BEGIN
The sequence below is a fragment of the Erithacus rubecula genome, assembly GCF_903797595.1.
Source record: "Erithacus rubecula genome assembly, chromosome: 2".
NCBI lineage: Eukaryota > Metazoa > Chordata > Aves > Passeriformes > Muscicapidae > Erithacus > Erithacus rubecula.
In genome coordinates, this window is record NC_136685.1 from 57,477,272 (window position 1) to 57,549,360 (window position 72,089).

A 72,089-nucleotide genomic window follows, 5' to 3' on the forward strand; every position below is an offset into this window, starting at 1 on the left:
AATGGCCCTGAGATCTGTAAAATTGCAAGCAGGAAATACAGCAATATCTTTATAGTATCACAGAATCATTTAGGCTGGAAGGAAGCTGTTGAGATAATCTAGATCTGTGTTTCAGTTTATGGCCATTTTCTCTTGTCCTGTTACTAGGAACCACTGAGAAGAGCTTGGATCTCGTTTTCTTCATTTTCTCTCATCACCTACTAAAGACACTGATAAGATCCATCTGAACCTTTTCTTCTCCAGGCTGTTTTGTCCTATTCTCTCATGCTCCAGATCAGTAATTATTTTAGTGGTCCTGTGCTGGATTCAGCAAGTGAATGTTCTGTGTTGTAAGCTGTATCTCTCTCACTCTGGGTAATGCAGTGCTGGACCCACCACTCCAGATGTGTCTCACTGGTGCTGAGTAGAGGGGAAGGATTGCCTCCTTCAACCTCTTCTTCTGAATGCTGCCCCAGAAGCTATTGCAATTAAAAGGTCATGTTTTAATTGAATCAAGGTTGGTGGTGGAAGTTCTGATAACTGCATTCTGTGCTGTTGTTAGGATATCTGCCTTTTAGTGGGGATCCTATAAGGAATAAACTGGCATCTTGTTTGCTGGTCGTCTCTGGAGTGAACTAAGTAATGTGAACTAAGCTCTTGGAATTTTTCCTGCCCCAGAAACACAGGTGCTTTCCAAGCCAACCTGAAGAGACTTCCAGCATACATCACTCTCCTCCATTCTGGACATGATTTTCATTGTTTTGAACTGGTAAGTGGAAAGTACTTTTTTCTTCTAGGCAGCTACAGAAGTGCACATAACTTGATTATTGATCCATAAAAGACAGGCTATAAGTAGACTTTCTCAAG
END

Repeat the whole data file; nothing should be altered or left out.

The sequence below is a fragment of the Erithacus rubecula genome, assembly GCF_903797595.1.
Source record: "Erithacus rubecula genome assembly, chromosome: 2".
NCBI lineage: Eukaryota > Metazoa > Chordata > Aves > Passeriformes > Muscicapidae > Erithacus > Erithacus rubecula.
In genome coordinates, this window is record NC_136685.1 from 57,477,272 (window position 1) to 57,549,360 (window position 72,089).

A 72,089-nucleotide genomic window follows, 5' to 3' on the forward strand; every position below is an offset into this window, starting at 1 on the left:
AATGGCCCTGAGATCTGTAAAATTGCAAGCAGGAAATACAGCAATATCTTTATAGTATCACAGAATCATTTAGGCTGGAAGGAAGCTGTTGAGATAATCTAGATCTGTGTTTCAGTTTATGGCCATTTTCTCTTGTCCTGTTACTAGGAACCACTGAGAAGAGCTTGGATCTCGTTTTCTTCATTTTCTCTCATCACCTACTAAAGACACTGATAAGATCCATCTGAACCTTTTCTTCTCCAGGCTGTTTTGTCCTATTCTCTCATGCTCCAGATCAGTAATTATTTTAGTGGTCCTGTGCTGGATTCAGCAAGTGAATGTTCTGTGTTGTAAGCTGTATCTCTCTCACTCTGGGTAATGCAGTGCTGGACCCACCACTCCAGATGTGTCTCACTGGTGCTGAGTAGAGGGGAAGGATTGCCTCCTTCAACCTCTTCTTCTGAATGCTGCCCCAGAAGCTATTGCAATTAAAAGGTCATGTTTTAATTGAATCAAGGTTGGTGGTGGAAGTTCTGATAACTGCATTCTGTGCTGTTGTTAGGATATCTGCCTTTTAGTGGGGATCCTATAAGGAATAAACTGGCATCTTGTTTGCTGGTCGTCTCTGGAGTGAACTAAGTAATGTGAACTAAGCTCTTGGAATTTTTCCTGCCCCAGAAACACAGGTGCTTTCCAAGCCAACCTGAAGAGACTTCCAGCATACATCACTCTCCTCCATTCTGGACATGATTTTCATTGTTTTGAACTGGTAAGTGGAAAGTACTTTTTTCTTCTAGGCAGCTACAGAAGTGCACATAACTTGATTATTGATCCATAAAAGACAGGCTATAAGTAGACTTTCTCAAG